Black Star: We Break Down Mos Def and Talib Kweli's Brilliance

Hip-hop's history might be strewn with many more notable groups than duos, but time and time again, a couple of guys are able to come together and blow everyone to smithereens. So many great twofers have existed in rap: Eric B. & Rakim, Outkast, Blackalicious, Atmosphere, and Gang Starr.

In 1998, Mos Def and Talib Kweli joined this eminent club by collaborating under the moniker of Black Star for the simply titled Mos Def & Talib Kweli Are Black Star. Sure, this union might not have had the star power of that Jay-Z/Kanye record from earlier this year (say, whatever came of that?), but creatively, the collaboration paid off very well. In Black Star's wake, Def and Kweli have sporadically re-teamed for about a dozen other projects. On Thursday night, the two MCs play Club Nokia in Los Angeles with Orgone (Black Star were supposed to hit House of Blues in Anaheim on Nov. 3, but "unforeseen circumstances" sunk that show and others on the same tour), so let's devote a moment to revisiting what made this debut such a gem.

Its thoughtful righteousness
Def and Kweli pointedly aim for their rhymes to exude substance and intelligence, and in the record's introductory track ("Intro," natch), they make reference to themselves as "real-life documentarians." Even if the duo can occasionally be too self-aware for their own good (in this branch of hip-hop, humility is more effective than bravado), they make up for any faults by sincerely devoting themselves to generating good analysis. Their greatest insight comes in the form of "Astronomy (8th Light)," a track that comments on how we use "black" in language. More often than not, black is to white as evil is to good, but Def and Kweli make it a point to counter this idea with positive similes:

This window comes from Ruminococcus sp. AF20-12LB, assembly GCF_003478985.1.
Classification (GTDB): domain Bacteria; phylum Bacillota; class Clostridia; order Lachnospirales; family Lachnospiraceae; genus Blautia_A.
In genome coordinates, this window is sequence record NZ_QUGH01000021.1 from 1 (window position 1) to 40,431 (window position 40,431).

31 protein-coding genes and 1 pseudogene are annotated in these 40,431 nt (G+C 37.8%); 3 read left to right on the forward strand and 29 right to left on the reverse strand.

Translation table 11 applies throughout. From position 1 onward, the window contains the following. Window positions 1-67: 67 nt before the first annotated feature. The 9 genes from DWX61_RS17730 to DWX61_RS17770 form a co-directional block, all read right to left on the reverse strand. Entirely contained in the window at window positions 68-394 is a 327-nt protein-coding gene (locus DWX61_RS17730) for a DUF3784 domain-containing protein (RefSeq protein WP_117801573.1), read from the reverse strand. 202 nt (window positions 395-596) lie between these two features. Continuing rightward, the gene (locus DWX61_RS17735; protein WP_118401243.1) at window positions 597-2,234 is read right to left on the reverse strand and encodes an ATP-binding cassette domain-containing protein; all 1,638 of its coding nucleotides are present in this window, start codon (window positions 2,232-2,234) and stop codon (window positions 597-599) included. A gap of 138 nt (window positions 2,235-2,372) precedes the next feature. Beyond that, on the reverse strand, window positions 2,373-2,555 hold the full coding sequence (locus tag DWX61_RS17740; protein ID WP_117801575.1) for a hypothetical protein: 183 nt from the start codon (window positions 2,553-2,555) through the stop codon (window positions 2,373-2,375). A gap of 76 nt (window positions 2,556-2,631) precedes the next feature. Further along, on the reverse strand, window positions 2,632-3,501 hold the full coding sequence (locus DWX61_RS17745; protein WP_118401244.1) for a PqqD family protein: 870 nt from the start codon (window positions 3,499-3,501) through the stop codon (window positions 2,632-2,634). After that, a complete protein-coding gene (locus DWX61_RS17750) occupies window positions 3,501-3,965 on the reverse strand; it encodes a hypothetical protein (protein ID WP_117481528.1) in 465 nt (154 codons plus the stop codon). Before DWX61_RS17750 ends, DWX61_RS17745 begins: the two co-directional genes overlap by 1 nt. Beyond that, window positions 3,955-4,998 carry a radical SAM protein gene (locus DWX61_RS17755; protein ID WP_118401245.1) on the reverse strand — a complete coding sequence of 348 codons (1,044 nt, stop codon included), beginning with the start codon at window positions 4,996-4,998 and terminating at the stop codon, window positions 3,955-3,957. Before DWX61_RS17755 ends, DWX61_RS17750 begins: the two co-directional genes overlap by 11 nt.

Black like my baby girl's stare/Black like the veil that the Muslimina wear
Black like the planet that they fear (Why they scared?)/Black like the slave ship that later brought us here
Black like the cheeks that are roadways for tears/That leave black faces well-traveled with years

While the track's call-and-response chorus has the over-earnestness of little kids giving themselves gold stars (Mos: "You know who else is a Black Star?" Talib: "Who?" Mos: "Me," and then vice-versa with Kweli leading), the song itself is so reasonable and smart that it makes you want to re-evaluate how you speak.

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